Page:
Abstract from the Czech Press Agency
Full text in German
Another interview in German for DPA about his book
Reuters news story
Interview of the President of the Czech Republic for the Wirtschaftswoche
Mr. President, German chancellor Angela Merkel fights for climate protection during her state visits throughout the world. She finds listeners in all countries except for yours. Why?
The unfair and irrational debate on global warming annoys me. The topic is increasingly turning into the fundamental ideological conflict of our times.
Has Mrs Merkel been caught into an ideology?
She probably thinks about these ideas. That surprises me. Because as a trained physicist, she should be undoubtedly able to test controversial hypotheses. But it also shows that this is not about science. The movement for the protection of the atmosphere embodies a new ideology. Surprisingly, it is espoused by Mrs Merkel who herself lived in socialist society. But she should know the risks associated with those ideologies that are directed against freedom.
Do you consider the chancellor to be a savior of the world?
I don't want to analyze Ms Merkel. The utopians are those who want to improve the world. However, politicians may find utopias to be an excellent thing because these politicians may start to talk about the distant future and avoid their everyday business. Such politicians are "escapists" because they want to escape reality. The issue of climate change is ideally suited for this purpose because we can spend 50 or even 100 years in the future by developing visions - while voters remain unable to control the consequences.
What are they escaping?
Politicians flee away from the emptiness of their own imagination. They have no ideas rich in content that could fill the present.
Does this also apply to the U.S. President George W. Bush who has apparently also warmed up to the climate debate?
I have talked about this topic with Bush several times. During our last meeting in the context of the U.N. high climate event in September, he asked me: "Václav, where is your book? I look forward (laughs)." As many Americans, he views the topic a bit more pragmatically. Americans have never been truly interested in utopias.
In your book, "Blue, Not a Green Planet", you only describe the environmentalists, as you call them, vaguely. Who are those conspirators whom you find so dangerous?
The climate debate itself deserves a sociological analysis. The politicians come first; they use the climate for the reasons explained above. Then we see the journalists who use the issue as a free ticket for a catchy theme on the title page. And finally the climate researchers only act to benefit and to maximize their profit by looking for subjects with the most promising funding situation.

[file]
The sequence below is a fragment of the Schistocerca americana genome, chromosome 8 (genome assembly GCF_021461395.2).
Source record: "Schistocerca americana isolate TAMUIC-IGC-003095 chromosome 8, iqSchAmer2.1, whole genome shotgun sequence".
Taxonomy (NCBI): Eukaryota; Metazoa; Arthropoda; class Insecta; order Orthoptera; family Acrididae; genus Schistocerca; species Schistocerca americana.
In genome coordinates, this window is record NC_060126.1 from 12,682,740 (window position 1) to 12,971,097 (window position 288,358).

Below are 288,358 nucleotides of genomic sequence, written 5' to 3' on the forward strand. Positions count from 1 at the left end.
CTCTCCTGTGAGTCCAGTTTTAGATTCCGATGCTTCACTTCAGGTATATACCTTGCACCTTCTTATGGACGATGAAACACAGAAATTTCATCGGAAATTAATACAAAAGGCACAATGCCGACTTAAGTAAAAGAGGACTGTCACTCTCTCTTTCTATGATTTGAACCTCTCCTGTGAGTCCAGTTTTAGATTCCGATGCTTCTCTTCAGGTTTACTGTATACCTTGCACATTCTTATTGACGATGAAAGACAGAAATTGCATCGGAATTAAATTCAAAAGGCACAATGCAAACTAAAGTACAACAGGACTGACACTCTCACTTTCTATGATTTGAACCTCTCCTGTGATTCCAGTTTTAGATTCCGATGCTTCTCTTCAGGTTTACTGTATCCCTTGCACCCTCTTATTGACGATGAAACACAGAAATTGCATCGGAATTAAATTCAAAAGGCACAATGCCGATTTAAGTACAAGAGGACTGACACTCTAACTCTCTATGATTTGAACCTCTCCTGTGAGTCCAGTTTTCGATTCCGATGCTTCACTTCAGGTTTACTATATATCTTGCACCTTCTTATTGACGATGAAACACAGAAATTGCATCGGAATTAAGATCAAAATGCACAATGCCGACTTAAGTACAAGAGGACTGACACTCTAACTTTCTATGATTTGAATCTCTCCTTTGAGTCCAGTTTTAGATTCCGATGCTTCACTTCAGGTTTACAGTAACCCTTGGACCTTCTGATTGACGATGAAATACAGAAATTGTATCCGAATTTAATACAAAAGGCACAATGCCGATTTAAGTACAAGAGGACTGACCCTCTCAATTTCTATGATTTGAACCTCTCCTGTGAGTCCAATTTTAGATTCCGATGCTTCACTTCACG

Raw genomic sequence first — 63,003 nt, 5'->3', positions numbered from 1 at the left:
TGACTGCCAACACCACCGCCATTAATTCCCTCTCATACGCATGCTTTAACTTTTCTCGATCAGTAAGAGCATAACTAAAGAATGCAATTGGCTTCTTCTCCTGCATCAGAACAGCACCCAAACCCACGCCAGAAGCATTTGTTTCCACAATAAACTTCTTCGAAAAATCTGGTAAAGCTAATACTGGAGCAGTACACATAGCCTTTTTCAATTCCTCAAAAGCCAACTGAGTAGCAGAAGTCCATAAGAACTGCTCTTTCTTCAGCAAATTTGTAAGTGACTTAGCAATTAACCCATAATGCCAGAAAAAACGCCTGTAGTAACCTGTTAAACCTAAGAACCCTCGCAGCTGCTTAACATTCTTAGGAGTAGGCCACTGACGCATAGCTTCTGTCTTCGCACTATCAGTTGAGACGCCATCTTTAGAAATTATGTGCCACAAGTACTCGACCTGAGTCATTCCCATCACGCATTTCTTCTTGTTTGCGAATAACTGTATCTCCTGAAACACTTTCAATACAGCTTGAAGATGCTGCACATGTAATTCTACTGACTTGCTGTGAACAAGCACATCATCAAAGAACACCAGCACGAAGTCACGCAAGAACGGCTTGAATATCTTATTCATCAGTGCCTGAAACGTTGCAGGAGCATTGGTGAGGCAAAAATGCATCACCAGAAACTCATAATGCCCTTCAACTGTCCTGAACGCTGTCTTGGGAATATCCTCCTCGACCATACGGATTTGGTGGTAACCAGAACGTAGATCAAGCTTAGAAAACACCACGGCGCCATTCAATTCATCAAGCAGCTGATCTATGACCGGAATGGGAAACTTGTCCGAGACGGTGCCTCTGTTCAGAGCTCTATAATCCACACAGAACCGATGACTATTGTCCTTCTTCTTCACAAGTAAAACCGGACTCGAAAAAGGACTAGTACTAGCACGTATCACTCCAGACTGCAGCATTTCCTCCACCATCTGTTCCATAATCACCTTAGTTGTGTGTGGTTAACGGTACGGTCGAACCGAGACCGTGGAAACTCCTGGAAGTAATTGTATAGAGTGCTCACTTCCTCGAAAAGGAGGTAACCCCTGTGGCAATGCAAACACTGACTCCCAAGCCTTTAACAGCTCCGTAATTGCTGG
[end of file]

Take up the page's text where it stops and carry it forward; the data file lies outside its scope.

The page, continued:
Serious and prestigious researchers are among those who attack you. Are all of them opportunistic small minds?
Let's take for example the United Nations report on the climate. The presidium of the Intergovernmental Panel on Climate Change (IPCC) decides on what is in it. People like IPCC chairman Rajendra Pachauri may have been scientifically active in the past, but since then they have become bureaucrats. These people published their last journal article years ago. Today they work on policymaking. And among the real scientists, there are many who can't offer any new approaches. They simply follow the mainstream.
One can analyze scientists ad hominem. But if there is a critic with a legitimate criticism, why is he not heard?
Whatever the climatologists find incompatible with the so-called consensus is even not included in the U.N. climate report. Every day, I receive letters from all around the world in which scientists disagree with the prevailing opinion but no one wants to listen to or print their hypotheses. They are simply unfashionable.
You seem to suppose that the climate research is being censored.
You know, the whole thing is very familiar to me. After the Warsaw Pact troops intervened to terminate the Prague Spring, I was dismissed from the Czechoslovak Academy of Sciences as an enemy of Marxism. In the 1970s, I couldn't write any articles on economics.
You are trained as en economist, not a climate researcher - are you able to judge the scientific debate?
As an unemployed economist, I had a job in the State Bank of Czechoslovakia. We had the first computer over there. My task was to work on statistical and econometric models and against my will, I became busy with things that are important and relevant for climatology. Climatology is not one of the fields of physics and chemistry where a controlled experiment can be repeated a thousand times. It deals with data and hypotheses which can either be accepted or not. It works with time series that require statistical analysis.
Do you therefore distrust the method of climate researchers?
I have played with similar models for years. In hundreds or thousands of similar equations, I could always see that a slight change of a parameter or the addition of another parameter may radically change the outcome of complex models. That is why I am very critical about this methodology.